What is to be done?
I believe that the teaching profession can make three contributions to the improvement of testing: they can write better tests themselves; they can enlighten other people who are involved in testing processes; and they can put pressure on professional testers and examining boards, to improve their tests. This book aims to help them do all three. The first aim is easily understood. One would be surprised if a book with this title did not attempt to help teachers write better tests. The second aim is perhaps less obvious. It is based on the belief that the better all of the stakeholders in a test or testing system understand testing, the better the testing will be and, where relevant, the better it will be integrated with teaching. The stakeholders I have in mind include test takers, teachers, test writers, school or college administrators, education authorities, examining bodies and testing institutions. The more they interact and
Testing for language teachers cooperate on the basis of shared knowledge and understanding, the better and more appropriate should be the testing in which they all have a stake. Teachers are probably in the best position to understand the issues, and then to share their knowledge with others. For the reader who doubts the relevance of the third aim, let this chapter end with a further reference to the testing of writing through multiple choice items. This was the practice followed by those responsible for TOEFL (Test of English as a Foreign Language) - the test taken by most non-native speakers of English applying to North American universities. Over a period of many years they maintained that it was simply not possible to test the writing ability of hundreds of thousands of candidates by means of a composition: it was impracticable and the results, anyhow, would be unreliable. Yet in 1986 a writing test (Test of Written English), in which candidates actually have to write for thirty minutes, was introduced as a supplement to TOEFL. The principal reason given for this change was pressure from English language teachers who had finally convinced those responsible for the TOEFL of the overriding need for a writing task that would provide beneficial backwash.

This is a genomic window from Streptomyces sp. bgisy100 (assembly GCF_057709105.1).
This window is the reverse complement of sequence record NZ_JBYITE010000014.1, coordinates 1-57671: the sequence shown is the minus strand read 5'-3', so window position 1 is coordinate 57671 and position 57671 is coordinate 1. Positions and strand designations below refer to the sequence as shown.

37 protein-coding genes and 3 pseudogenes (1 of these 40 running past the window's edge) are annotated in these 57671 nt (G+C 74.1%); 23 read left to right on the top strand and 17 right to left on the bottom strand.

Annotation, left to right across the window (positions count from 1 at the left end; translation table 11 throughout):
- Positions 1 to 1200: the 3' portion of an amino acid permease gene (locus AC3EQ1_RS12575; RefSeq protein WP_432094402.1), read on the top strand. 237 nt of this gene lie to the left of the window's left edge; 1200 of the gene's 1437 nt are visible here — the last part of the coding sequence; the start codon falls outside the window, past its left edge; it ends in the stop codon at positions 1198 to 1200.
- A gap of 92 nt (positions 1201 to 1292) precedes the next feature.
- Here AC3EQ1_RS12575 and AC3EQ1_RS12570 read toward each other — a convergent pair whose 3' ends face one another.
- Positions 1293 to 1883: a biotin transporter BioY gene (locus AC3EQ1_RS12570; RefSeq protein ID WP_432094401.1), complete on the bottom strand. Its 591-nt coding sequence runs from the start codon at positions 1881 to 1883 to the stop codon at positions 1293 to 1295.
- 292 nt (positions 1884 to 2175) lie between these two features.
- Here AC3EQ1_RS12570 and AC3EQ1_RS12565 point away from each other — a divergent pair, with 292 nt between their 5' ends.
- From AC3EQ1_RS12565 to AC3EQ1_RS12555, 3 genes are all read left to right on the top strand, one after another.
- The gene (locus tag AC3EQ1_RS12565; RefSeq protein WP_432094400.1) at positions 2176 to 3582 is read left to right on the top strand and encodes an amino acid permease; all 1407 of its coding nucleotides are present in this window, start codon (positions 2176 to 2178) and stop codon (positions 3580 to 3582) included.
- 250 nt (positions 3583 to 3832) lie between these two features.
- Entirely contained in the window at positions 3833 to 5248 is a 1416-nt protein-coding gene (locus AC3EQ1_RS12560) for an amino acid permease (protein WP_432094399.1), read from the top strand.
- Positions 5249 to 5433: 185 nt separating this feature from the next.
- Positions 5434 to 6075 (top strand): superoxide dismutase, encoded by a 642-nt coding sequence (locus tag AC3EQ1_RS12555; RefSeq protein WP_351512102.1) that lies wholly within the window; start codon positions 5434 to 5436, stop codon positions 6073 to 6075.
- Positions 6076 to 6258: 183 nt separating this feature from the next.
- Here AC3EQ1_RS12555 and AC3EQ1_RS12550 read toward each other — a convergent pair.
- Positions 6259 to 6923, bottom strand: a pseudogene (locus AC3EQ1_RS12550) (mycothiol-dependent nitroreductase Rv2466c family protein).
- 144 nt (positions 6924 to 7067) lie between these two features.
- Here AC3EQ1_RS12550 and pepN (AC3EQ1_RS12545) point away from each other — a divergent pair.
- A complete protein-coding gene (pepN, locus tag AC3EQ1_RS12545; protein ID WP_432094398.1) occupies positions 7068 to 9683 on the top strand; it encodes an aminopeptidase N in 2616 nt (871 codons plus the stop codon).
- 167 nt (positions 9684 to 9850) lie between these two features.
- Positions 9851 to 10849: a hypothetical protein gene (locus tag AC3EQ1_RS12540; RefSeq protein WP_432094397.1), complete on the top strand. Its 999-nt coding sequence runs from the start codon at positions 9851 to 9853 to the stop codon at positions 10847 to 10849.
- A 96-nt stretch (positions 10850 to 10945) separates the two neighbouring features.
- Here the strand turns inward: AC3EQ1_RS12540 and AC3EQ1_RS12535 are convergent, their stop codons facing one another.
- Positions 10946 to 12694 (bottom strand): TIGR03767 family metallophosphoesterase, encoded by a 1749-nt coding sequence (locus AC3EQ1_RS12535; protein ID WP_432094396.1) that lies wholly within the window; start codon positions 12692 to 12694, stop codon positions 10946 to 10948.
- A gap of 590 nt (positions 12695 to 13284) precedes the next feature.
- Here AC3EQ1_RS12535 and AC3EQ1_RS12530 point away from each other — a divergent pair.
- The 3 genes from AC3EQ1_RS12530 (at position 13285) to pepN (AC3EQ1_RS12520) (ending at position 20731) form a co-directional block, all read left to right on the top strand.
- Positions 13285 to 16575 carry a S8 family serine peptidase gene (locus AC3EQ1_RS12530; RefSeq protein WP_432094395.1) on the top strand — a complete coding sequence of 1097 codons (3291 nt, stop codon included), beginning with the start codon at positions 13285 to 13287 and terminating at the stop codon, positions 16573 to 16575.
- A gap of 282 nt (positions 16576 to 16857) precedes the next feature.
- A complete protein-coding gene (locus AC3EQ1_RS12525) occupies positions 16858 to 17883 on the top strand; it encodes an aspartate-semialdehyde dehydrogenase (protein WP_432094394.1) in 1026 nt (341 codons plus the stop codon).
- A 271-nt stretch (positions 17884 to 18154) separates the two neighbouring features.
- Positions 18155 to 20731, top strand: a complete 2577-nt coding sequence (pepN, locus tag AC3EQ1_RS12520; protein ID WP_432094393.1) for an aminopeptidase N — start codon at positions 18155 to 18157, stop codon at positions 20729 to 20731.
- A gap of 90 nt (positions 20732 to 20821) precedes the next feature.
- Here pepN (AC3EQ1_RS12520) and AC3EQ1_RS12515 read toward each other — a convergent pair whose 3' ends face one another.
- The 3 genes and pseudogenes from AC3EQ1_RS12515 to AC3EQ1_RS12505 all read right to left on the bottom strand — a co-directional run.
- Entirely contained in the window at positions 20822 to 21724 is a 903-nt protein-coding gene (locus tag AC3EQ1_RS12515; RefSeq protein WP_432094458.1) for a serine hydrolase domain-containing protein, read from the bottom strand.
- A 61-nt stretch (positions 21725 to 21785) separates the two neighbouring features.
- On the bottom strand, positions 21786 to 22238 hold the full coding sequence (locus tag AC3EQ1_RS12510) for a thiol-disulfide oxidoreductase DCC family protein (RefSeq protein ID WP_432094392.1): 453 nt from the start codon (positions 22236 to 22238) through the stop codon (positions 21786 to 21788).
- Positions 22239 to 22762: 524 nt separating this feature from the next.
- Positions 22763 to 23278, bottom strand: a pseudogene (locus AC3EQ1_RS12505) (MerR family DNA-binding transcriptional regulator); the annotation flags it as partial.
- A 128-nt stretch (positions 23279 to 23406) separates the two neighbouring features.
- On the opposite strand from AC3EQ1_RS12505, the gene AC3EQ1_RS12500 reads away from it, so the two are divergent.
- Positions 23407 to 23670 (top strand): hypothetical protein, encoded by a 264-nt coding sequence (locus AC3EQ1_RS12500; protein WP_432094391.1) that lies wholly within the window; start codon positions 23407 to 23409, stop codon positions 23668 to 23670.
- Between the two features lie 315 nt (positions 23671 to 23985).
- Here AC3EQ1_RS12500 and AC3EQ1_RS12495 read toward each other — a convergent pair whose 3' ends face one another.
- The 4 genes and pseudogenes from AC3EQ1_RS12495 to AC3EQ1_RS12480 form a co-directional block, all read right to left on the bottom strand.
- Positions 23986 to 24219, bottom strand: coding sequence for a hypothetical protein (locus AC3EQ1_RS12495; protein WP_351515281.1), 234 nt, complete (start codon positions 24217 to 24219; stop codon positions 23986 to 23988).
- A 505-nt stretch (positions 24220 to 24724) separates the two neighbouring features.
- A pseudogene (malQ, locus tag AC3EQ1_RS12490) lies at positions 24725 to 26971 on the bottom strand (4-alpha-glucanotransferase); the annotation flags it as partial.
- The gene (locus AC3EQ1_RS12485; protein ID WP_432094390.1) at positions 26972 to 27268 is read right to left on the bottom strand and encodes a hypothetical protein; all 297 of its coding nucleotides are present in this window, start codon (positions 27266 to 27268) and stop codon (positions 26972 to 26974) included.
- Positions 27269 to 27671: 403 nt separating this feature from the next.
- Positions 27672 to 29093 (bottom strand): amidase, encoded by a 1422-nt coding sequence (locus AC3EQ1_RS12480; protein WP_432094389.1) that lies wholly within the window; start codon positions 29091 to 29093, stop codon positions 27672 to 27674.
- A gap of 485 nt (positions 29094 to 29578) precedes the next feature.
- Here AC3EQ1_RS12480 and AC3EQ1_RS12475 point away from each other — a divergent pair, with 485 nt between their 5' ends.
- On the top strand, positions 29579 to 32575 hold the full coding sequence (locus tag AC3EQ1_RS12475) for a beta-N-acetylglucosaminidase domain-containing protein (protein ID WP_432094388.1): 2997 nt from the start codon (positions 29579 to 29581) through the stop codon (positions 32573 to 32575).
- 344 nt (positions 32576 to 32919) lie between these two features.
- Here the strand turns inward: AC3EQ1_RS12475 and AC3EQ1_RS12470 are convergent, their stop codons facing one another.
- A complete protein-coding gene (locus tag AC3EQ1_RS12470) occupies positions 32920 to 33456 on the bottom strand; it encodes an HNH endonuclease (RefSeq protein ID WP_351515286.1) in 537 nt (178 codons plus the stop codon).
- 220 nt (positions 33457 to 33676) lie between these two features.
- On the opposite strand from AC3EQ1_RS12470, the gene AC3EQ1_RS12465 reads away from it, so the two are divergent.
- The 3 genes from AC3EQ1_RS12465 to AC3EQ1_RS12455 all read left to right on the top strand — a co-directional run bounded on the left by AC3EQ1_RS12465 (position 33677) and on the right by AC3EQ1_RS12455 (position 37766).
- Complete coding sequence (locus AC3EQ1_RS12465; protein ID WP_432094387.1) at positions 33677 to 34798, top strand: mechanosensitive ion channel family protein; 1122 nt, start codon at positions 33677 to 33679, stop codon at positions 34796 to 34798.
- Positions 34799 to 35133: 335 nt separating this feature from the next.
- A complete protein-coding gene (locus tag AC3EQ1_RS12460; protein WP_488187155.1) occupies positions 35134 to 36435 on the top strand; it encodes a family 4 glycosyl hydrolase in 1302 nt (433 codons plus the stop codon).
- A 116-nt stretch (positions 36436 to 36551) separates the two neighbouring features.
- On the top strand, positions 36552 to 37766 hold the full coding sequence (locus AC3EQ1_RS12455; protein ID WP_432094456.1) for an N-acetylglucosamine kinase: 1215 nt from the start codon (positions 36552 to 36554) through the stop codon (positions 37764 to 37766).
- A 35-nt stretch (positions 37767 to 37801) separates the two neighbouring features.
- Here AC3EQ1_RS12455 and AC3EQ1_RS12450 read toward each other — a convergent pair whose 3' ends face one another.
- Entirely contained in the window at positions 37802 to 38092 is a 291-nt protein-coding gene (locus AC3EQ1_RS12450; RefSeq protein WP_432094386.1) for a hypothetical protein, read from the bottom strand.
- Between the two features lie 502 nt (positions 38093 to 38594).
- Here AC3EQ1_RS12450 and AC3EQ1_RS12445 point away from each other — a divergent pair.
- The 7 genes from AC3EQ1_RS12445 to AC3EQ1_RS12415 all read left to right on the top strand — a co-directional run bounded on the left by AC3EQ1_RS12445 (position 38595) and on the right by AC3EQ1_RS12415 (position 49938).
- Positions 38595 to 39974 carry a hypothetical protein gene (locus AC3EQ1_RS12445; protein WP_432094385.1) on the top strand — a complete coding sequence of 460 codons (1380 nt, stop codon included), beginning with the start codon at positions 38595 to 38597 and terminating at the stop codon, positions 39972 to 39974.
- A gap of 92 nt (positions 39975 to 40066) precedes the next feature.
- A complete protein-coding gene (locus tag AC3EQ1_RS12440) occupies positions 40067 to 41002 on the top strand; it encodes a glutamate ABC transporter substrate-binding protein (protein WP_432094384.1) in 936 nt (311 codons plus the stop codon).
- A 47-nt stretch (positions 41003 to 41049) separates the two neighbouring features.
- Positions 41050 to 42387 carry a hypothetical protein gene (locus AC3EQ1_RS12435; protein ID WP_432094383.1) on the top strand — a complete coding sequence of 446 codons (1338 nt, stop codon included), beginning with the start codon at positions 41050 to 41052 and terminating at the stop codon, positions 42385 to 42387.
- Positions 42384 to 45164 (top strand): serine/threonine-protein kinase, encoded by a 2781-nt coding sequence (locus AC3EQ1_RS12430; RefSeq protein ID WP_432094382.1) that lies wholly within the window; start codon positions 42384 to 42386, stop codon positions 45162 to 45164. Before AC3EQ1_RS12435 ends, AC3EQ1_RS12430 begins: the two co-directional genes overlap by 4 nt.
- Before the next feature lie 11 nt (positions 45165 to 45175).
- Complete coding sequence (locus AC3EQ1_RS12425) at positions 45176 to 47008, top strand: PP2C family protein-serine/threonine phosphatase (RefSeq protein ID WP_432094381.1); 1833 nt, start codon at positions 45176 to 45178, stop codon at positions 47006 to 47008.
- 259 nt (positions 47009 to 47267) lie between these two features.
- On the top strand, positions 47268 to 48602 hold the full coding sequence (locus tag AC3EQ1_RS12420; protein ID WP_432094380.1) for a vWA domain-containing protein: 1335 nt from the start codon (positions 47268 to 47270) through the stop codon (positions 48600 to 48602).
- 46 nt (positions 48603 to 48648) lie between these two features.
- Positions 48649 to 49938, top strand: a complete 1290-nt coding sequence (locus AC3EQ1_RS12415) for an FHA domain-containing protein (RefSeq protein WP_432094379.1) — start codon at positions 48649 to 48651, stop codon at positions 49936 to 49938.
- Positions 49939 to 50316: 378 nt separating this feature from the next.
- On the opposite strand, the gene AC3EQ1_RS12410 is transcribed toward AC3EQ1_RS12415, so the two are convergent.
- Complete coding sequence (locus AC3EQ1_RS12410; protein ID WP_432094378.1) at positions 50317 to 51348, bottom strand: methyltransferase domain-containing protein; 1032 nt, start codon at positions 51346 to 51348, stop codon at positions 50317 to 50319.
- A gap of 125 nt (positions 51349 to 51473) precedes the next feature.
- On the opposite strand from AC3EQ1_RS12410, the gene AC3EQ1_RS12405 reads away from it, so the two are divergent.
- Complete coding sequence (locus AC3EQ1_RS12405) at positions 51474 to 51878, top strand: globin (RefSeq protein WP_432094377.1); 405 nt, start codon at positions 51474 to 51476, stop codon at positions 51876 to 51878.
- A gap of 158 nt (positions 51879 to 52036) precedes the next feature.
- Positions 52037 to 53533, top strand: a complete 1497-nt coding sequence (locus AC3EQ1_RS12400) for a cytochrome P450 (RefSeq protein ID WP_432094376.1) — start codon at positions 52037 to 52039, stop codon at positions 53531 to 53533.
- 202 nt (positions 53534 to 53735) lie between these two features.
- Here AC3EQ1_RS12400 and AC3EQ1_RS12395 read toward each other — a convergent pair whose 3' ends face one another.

1. Think of tests with which you are familiar (the tests may be inter
national or local, written by professionals or by teachers). What do you think the backwash effect of each of them is? Harmful or bene ficial? What are your reasons for coming to these conclusions? 2. Consider these tests again. Do you think that they give accurate or inaccurate information? What are your reasons for coming to these conclusions?